© all rights reserved G W Howe 2017


Project to design a boring head with automatic surfacing.

A quick look at the available commercially made boring heads revealed a variety of shapes and concepts all doing much the same job.  Some are very sophisticated providing the ability to machine tapers or even screw threads.  This is way out of my needs and what I wanted was a simple design that satisfied my three prime requirements so that the boring head could machine accurately with a fine feed and have an automatic facing facility. 

Design basics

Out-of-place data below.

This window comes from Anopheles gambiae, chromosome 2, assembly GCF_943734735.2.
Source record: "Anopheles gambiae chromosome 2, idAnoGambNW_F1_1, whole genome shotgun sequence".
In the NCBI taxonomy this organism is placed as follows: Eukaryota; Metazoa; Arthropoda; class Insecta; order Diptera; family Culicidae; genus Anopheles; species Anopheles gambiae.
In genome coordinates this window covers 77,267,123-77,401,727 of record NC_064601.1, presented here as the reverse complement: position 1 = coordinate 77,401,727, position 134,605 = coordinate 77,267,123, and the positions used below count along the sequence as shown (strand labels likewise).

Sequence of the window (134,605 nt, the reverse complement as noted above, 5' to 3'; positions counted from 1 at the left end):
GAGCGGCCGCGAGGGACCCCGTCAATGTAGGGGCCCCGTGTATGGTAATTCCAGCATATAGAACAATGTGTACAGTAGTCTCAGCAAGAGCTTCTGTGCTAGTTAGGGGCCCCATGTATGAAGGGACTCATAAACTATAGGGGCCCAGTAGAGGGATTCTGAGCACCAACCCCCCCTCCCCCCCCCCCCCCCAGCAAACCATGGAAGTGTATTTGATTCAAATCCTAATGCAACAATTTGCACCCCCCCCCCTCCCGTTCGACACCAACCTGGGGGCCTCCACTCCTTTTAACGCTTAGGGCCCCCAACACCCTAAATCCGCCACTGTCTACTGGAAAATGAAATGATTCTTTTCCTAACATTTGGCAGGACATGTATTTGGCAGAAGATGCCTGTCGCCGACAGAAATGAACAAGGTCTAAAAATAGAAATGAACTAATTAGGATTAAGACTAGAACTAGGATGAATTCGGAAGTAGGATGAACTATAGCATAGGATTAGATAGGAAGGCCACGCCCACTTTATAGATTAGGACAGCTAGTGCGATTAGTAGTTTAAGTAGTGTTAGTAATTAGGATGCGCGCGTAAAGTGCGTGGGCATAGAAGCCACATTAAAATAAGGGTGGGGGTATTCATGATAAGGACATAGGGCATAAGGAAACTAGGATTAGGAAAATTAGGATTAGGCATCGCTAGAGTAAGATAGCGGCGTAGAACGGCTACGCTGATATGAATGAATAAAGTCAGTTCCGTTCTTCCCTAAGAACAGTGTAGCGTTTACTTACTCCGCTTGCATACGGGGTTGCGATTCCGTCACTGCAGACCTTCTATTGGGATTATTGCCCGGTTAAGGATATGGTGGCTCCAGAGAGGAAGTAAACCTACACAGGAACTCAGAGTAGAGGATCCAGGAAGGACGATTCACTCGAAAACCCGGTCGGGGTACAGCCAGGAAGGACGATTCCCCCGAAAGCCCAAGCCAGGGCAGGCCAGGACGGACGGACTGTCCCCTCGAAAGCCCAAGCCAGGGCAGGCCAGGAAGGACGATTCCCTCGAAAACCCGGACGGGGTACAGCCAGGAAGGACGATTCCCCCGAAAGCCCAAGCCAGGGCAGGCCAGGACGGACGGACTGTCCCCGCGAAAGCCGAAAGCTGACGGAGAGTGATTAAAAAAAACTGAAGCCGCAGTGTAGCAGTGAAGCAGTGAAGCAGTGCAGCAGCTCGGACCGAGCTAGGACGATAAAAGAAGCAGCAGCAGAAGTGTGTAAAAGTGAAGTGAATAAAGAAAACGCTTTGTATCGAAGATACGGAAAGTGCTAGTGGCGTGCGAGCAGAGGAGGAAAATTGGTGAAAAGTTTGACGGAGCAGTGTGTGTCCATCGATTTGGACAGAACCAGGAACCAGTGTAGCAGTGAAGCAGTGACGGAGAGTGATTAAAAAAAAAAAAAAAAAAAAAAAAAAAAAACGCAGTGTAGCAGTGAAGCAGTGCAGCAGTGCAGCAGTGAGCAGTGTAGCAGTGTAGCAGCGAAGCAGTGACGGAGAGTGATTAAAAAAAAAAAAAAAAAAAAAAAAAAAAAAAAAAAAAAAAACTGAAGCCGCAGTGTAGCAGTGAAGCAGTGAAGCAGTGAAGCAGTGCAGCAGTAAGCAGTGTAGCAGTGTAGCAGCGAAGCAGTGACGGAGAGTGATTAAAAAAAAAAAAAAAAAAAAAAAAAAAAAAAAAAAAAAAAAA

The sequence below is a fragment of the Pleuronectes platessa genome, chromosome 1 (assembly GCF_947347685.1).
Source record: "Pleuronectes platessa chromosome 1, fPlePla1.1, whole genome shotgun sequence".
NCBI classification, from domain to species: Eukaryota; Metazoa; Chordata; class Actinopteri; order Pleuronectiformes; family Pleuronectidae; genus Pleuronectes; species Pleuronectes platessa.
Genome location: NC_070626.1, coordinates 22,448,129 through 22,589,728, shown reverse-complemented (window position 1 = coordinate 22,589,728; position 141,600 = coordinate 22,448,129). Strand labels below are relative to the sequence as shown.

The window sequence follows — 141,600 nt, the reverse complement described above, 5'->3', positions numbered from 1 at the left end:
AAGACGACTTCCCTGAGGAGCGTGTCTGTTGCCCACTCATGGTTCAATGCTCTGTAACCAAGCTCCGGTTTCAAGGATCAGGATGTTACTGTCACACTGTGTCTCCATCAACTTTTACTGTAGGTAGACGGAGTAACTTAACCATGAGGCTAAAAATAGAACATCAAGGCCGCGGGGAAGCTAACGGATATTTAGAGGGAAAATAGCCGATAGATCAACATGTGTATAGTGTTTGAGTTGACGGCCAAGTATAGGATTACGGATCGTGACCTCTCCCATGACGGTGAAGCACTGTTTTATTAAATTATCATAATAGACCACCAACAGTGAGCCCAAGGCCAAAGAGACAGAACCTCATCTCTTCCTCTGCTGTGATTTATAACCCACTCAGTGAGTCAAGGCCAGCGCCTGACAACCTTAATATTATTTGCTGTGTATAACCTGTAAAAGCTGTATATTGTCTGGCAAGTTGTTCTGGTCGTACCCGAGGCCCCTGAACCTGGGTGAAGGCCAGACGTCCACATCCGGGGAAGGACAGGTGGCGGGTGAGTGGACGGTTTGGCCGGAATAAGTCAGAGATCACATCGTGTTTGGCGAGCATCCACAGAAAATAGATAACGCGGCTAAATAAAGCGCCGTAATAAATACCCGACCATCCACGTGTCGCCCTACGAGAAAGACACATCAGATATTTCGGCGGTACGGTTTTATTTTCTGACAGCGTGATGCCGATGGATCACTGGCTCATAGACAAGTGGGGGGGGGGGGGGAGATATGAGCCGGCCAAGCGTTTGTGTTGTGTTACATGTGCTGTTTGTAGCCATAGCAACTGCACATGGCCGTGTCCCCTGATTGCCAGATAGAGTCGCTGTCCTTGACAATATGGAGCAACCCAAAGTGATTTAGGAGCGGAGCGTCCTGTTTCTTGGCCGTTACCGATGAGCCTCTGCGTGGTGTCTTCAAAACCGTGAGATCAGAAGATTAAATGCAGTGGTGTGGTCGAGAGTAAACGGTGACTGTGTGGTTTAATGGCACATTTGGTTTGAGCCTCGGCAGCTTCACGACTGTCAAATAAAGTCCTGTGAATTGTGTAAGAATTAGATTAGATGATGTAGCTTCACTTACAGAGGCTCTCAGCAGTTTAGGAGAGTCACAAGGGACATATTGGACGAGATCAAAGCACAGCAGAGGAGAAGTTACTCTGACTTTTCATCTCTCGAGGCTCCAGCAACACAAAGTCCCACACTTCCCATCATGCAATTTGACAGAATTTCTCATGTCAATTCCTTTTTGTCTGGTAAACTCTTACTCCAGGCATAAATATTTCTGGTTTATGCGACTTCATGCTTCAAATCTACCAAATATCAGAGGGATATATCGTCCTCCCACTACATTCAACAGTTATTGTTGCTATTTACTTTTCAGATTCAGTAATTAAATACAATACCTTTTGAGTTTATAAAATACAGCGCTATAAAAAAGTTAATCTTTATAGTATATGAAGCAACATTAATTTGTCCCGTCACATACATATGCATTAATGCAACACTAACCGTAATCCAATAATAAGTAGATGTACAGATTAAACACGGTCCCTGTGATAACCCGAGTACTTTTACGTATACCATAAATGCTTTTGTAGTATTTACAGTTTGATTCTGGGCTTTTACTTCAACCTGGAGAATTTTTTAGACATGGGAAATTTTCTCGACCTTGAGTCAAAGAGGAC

An essential need is for the head to fit various machines so incorporated into the design is the facility to attach different fittings such as an R8 shank.  As an aside, I made the R8 shank from an existing R8 Morse 3 taper holder which was sitting in the tool cupboard waiting to be used.  An attachment  collar was made and permanently fixed to the outside diameter by way of high strength Loctite.  The drive when used in automatic facing mode, must have a simple ‘clutch’ arrangement such as using two spring loaded balls to seat in a recess.  The spring loading be adjustable and without having to dismantle the head. The drive mechanism uses a ‘star’ wheel with 8 teeth driven by two pegs for each revolution of the machine spindle.  The star wheel is fixed to a shaft which has a worm thread mid-way and this worm drives a wheel.  The decision to use a worm and wheel mechanism was initially problematic as I have not got  necessary equipment to provide a geared down drive from the cutter to the wheel blank to keep the two in sync.  As will described later this concern turned out to be overcome using a home-made cutter held in the lathe chuck and the wheel held in a spindle support attached to the the tool post.  The final part of the drive is to move the tool block longitudinally within the dovetail slide way and this is done using a screw/nut arrangement with the nut being a thread cut into the wheel.  The main body would be made from 3.5” diameter mild steel and the tool block from 2” diameter steel. To ensure the tool block could be set to ‘trip’ at a given diameter or at the end of of its permissible travel a ‘trip dog’ is used and this, when engaged, causes the the drive clutch to operate.  The remaining design includes moving the cutter block quickly or ability to make fine manual adjustments when reaching finish diameter.